Children's Hospital Colorado
Elena Hsieh, MD
Allergy and Immunology

Elena Hsieh, MD

Assistant Professor

Specialties:
Allergy & Immunology, Pediatrics
Conditions:
Urticaria (Hives), Sinusitis, Rhinitis, Immunodeficiency, Autoimmune Disorders
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specialties:

Allergy & Immunology, Pediatrics

conditions:

Urticaria (Hives), Sinusitis, Rhinitis, Immunodeficiency, Autoimmune Disorders, Angioedema, Anaphylaxis, Allergies

Meet Elena Hsieh, MD

I strive to provide the best care for my patients. I believe in treating patients and their families, taking into account every aspect of the patient's body and health, empowering them with knowledge regarding their disease. In both the clinical and research environments, I consider myself a “hands on” teacher. History and physical exam skills are best exemplified at the patient’s bedside, and it is there that I prefer to teach clinical medicine to students, residents and fellows. Clues obtained from the history and physical exam lead to the formation of possible hypothesis that explain the current disease process (differential diagnosis), and the formulation of tests needed to test this hypothesis (laboratory and/or imaging evaluation). Similarly, for graduate students, I find that working side-by-side at the bench is the best way to obtain clues from failed experiments, to hypothesize the conceptual or technical errors, and design modifications to the experiment to best troubleshoot the issues at hand.

Get to know her background

My many clinical interests include diagnosis and treatment of primary immunodeficiency, autoimmune and chronic inflammatory disorders.

Undergraduate 2002

University of California–Los Angeles (CA)

Medical School 2008

University of California, San Francisco, School of Medicine

Internship 2008

UCLA Medical Center Program

Residency 2011

UCLA Medical Center Program, Pediatrics

Fellowship 2014

Stanford Hospital and Clinics Program, Allergy and Immunology

American Academy of Pediatrics Research Resident Award 2010

American Academy of Pediatrics

Pediatric Scientist Development Program Award 2011

Cincinnati Children's Medical Center

Boettcher Foundation Webb-Waring Biomedical Research Award 2016

Supports early career investigators whose research has a direct impact on human health. The biomedical research supported pursuant to this grant program will be designed to find ways to prevent disease and improve human health through basic and applied biomedical research. The intent of the program is to fund meritorious research that has the potential for new discoveries or advances a discovery to the proof of its potential value as an application to improve human health. This research will improve the understanding, treatment and prevention of human disease.
Boettcher Foundation

NIH K23 Mentored Patient-Oriented Research Career Development Award 2017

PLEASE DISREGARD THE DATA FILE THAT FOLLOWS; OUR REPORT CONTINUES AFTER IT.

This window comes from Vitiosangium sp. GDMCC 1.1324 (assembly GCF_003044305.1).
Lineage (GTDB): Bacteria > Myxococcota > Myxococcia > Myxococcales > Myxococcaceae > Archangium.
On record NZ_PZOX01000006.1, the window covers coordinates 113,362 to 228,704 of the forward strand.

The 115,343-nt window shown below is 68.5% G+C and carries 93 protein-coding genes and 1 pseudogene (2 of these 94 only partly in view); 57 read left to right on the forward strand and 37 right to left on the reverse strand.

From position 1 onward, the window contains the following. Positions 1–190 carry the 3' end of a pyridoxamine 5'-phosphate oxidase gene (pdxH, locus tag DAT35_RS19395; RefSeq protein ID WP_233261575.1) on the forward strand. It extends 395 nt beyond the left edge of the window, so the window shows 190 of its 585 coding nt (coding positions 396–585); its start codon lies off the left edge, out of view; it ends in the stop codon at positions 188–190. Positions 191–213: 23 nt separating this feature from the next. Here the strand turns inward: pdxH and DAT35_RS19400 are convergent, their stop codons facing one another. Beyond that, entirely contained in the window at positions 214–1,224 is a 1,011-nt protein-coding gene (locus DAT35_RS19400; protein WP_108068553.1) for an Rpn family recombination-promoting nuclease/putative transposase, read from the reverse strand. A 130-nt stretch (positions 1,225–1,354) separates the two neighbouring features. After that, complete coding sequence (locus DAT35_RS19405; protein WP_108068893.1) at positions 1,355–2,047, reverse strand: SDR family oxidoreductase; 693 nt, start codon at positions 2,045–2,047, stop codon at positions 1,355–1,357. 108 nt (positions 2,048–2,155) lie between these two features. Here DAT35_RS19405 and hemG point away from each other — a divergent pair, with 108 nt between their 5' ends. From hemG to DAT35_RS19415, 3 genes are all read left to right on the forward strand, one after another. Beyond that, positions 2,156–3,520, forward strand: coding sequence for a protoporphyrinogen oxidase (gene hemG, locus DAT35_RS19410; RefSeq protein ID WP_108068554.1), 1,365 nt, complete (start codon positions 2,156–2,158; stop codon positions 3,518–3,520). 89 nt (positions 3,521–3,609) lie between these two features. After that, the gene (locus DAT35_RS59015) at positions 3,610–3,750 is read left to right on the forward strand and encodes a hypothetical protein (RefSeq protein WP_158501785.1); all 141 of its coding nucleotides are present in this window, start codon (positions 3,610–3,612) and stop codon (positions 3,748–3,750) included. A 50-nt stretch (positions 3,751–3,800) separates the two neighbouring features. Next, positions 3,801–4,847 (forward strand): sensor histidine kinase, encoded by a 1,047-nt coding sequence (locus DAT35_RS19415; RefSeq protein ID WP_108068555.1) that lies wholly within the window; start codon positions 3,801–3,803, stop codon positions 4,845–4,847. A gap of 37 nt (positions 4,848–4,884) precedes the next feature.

To provide support for the career development of clinically trained professionals who have made a commitment to patient-oriented research, and who have the potential to develop into productive, clinical investigators.
NIH

For Patients:
My research interests are primarily focused on investigating the cellular and molecular mechanisms underlying innate immune dysregulation in inflammatory disorders. My research program at UCD combines (i) multi-parameter technologies such as mass cytometry, and (ii) basic immunology molecular and biochemical methods, which enable mechanistic follow up studies to initial findings from “systems biology” approaches. This combination of “systems approach” and focused mechanistic studies allow characterization of mechanisms that govern the human immune perturbations in inflammatory disease, at the level of the single-cell and in the context of the entire immune system. The ultimate goal of my research is to identify immune parameters that predict and determine disease flare/relapse and prognosis in individual patients, and to devise immune-modulatory strategies that can decrease flare/relapse rate and prevent end-organ damage.
For Referring Providers:
My research interests are primarily focused on investigating the cellular and molecular mechanisms underlying innate immune dysregulation in inflammatory disorders. My research program at UCD combines (i) multi-parameter technologies such as mass cytometry, and (ii) basic immunology molecular and biochemical methods, which enable mechanistic follow up studies to initial findings from “systems biology” approaches. This combination of “systems approach” and focused mechanistic studies allow characterization of mechanisms that govern the human immune perturbations in inflammatory disease, at the level of the single-cell and in the context of the entire immune system. The ultimate goal of my research is to identify immune parameters that predict and determine disease flare/relapse and prognosis in individual patients, and to devise immune-modulatory strategies that can decrease flare/relapse rate and prevent end-organ damage.

Assistant Professor


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